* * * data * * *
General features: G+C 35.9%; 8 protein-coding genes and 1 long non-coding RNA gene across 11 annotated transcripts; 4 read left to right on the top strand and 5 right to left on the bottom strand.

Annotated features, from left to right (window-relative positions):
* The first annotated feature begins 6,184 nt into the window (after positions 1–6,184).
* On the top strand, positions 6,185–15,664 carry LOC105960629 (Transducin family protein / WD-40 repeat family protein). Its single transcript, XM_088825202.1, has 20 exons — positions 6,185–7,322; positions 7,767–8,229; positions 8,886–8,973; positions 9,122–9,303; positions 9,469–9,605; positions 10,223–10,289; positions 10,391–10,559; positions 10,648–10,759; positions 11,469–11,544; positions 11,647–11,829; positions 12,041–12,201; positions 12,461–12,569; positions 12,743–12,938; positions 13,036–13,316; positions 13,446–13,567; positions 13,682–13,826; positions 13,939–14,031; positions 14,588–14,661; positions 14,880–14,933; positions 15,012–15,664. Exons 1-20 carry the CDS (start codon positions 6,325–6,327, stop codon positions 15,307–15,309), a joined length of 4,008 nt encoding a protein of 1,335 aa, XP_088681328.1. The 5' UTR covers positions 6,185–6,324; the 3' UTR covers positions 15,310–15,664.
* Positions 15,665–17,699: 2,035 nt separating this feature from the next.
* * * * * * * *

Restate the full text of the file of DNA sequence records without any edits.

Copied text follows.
General features: G+C 35.9%; 8 protein-coding genes and 1 long non-coding RNA gene across 11 annotated transcripts; 4 read left to right on the top strand and 5 right to left on the bottom strand.

Annotated features, from left to right (window-relative positions):
* The first annotated feature begins 6,184 nt into the window (after positions 1–6,184).
* On the top strand, positions 6,185–15,664 carry LOC105960629 (Transducin family protein / WD-40 repeat family protein). Its single transcript, XM_088825202.1, has 20 exons — positions 6,185–7,322; positions 7,767–8,229; positions 8,886–8,973; positions 9,122–9,303; positions 9,469–9,605; positions 10,223–10,289; positions 10,391–10,559; positions 10,648–10,759; positions 11,469–11,544; positions 11,647–11,829; positions 12,041–12,201; positions 12,461–12,569; positions 12,743–12,938; positions 13,036–13,316; positions 13,446–13,567; positions 13,682–13,826; positions 13,939–14,031; positions 14,588–14,661; positions 14,880–14,933; positions 15,012–15,664. Exons 1-20 carry the CDS (start codon positions 6,325–6,327, stop codon positions 15,307–15,309), a joined length of 4,008 nt encoding a protein of 1,335 aa, XP_088681328.1. The 5' UTR covers positions 6,185–6,324; the 3' UTR covers positions 15,310–15,664.
* Positions 15,665–17,699: 2,035 nt separating this feature from the next.